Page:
The Canadian Western is The Western IN CANADA!, with a few characteristic differences. There tends to be more snow in Canada than in the western United States. Furthermore, then there's the Royal Canadian Mounted Police, always dressed in the famous Red Serge uniform, who always get their man (or so they're supposed to do), if it doesn't have Mounties, it's not a Canadian Western. In a way, the Mountie represents a transition phase in the idea of the frontier lawman: he's often isolated out in the field, but he is part of a larger formal organization with the central headquarters located all the way back in Canada's urban national capital in Ottawa, Ontario and will occasionally make the trip there on administrative business and vice versa.
- King of the Royal Mounted.
- Lucky Luke has "Les Daltons dans le blizzard", where they flee to Canada. Contains this immortal line by Joe on seeing a Mountie: "Hooray, a policeman!".
- The Academy Award nominated animated short Wild Life (Une vie sauvage) is about an English Remittance Man who goes out to Alberta to become a rancher in the year 1909. It is subtitled "A Western" and the main character's body is found by a Mountie.
- The post-apocalyptic Western, Six Reasons Why takes place in a future Canada's desert landscape.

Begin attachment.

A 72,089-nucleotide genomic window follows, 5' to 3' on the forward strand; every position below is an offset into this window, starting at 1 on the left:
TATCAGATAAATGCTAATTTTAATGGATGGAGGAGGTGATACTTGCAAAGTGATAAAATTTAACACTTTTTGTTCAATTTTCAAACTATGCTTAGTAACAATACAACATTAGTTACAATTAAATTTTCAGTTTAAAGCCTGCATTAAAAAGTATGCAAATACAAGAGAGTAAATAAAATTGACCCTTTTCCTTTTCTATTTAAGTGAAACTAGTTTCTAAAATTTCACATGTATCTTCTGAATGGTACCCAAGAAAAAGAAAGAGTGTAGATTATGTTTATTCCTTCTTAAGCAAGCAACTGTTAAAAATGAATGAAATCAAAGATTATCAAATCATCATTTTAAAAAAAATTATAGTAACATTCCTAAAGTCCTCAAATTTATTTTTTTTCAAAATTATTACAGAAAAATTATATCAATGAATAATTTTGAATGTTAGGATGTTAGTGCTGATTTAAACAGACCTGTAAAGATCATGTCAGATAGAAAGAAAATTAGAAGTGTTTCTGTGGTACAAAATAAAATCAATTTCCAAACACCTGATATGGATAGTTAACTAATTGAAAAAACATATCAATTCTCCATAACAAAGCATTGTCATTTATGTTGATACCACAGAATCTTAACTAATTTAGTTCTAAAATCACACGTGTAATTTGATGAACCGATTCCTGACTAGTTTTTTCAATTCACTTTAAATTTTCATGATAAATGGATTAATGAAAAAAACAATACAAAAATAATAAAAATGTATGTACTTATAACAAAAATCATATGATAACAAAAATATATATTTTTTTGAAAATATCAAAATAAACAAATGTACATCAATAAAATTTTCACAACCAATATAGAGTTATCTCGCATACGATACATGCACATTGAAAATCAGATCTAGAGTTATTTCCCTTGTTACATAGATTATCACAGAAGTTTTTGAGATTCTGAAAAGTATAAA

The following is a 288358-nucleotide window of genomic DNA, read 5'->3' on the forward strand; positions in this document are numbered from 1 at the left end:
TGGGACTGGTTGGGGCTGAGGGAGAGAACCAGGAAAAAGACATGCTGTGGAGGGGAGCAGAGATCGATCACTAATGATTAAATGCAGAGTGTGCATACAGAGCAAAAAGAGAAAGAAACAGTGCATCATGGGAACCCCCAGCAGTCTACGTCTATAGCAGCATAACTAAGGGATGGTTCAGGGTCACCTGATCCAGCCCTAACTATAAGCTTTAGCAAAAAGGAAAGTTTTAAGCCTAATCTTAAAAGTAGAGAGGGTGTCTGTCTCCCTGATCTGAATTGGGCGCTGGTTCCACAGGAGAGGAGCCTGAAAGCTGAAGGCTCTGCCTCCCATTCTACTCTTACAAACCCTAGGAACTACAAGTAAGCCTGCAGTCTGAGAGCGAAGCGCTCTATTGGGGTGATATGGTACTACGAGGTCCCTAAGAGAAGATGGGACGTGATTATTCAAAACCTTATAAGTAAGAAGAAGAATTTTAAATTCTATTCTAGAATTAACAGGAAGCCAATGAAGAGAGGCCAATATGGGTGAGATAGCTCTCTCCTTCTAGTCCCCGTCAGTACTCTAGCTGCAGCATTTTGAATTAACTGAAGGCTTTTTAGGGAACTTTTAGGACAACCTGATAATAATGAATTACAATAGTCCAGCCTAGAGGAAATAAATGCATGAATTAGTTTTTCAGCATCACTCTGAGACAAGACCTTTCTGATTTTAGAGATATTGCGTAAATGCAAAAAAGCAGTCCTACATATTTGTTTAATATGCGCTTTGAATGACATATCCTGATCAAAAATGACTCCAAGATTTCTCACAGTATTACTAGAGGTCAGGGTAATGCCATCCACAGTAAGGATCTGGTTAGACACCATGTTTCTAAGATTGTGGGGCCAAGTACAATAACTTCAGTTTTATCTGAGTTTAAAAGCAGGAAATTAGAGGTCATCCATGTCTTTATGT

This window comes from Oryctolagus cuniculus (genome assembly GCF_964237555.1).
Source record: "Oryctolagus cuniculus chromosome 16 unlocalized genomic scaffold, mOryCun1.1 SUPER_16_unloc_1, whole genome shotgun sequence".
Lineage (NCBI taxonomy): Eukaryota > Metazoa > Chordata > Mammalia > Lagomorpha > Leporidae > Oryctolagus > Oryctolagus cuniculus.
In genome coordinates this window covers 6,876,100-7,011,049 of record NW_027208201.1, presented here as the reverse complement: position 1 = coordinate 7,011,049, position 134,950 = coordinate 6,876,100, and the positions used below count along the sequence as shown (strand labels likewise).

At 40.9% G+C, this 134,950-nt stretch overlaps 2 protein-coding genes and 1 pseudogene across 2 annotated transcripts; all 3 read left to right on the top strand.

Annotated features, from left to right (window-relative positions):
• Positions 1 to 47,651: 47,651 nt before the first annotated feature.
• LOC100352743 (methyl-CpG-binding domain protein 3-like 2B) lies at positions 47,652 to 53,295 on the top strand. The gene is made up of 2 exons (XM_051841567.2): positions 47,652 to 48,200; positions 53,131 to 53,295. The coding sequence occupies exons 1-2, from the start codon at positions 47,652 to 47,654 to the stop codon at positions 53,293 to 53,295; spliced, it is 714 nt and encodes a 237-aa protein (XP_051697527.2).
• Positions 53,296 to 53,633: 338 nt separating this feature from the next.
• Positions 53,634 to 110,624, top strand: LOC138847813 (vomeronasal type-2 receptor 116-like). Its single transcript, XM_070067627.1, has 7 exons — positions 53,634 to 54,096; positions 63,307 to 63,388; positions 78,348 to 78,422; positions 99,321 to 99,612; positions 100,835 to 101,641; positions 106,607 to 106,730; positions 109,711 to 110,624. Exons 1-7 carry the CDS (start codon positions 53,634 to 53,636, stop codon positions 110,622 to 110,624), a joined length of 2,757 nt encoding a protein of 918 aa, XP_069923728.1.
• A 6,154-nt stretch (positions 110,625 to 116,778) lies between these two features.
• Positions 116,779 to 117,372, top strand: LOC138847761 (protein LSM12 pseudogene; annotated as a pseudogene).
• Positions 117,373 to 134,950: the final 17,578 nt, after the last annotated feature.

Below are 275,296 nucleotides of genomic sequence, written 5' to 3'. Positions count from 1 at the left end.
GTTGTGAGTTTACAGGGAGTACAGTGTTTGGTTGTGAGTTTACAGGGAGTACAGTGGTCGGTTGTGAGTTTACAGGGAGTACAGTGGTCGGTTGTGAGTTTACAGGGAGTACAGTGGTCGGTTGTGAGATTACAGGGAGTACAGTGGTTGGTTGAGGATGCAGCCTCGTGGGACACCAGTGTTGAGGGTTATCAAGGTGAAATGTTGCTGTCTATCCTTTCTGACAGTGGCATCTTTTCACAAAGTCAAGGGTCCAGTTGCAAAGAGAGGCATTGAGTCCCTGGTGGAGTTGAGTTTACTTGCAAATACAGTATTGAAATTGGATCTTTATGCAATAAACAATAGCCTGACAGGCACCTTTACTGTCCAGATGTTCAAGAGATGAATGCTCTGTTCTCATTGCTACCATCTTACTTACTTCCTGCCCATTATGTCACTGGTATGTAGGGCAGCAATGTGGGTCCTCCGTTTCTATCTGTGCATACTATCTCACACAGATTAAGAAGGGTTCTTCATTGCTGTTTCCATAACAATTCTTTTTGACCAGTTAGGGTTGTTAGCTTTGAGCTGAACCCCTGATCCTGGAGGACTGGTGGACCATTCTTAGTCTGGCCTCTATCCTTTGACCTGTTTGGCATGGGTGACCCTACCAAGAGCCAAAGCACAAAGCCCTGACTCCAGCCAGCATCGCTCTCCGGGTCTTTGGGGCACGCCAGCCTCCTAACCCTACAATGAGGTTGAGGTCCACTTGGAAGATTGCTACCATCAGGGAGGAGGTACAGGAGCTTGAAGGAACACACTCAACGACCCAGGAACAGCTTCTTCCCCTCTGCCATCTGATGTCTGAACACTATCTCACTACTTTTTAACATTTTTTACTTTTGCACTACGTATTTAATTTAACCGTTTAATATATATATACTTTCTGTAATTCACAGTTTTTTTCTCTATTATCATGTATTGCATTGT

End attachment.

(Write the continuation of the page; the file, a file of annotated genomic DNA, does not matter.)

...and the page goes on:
- The Gary Cooper movie North West Mounted Police.
- The Grey Fox.
- Gunless (2010), a Deconstructive Parody in which a fugitive American Gunslinger (Paul Gross, Due South's Constable Fraser) arrives in a Canadian town and is bewildered to find that nobody owns a firearm. (Handguns being mostly illegal in western Canada at the time)
- The Mountie (2011), a lone officer imposes law and order on a Yukon outpost ruled by Latvian gangsters. It Makes Sense in Context.
- The Canadian TV series Bordertown is set in a town that straddles the US/Canadian border somewhere in the west. The border goes through the middle of the law enforcement office, with a corporal in the Northwest Mounted Police having his desk on the north side, and a U.S. Marshal having his on the south side.
- Sergeant Preston of the Yukon and his sled dog/ally Yukon King.
- Also a TV series in the 1950s.
- The Great Weird North is the Canadian sourcebook for Deadlands, expanding the Weird West setting into Canada and allowing PCs to be Mounties, trappers and other typically Canadian archetypes.
- The musical Rose-Marie. There are three film versions, all including considerable changes.
- The parody Dudley Do-Right is better known than most straight examples of the genre.
- Parodied in The Ren & Stimpy Show with "The Royal Canadian Kilted Yaksmen."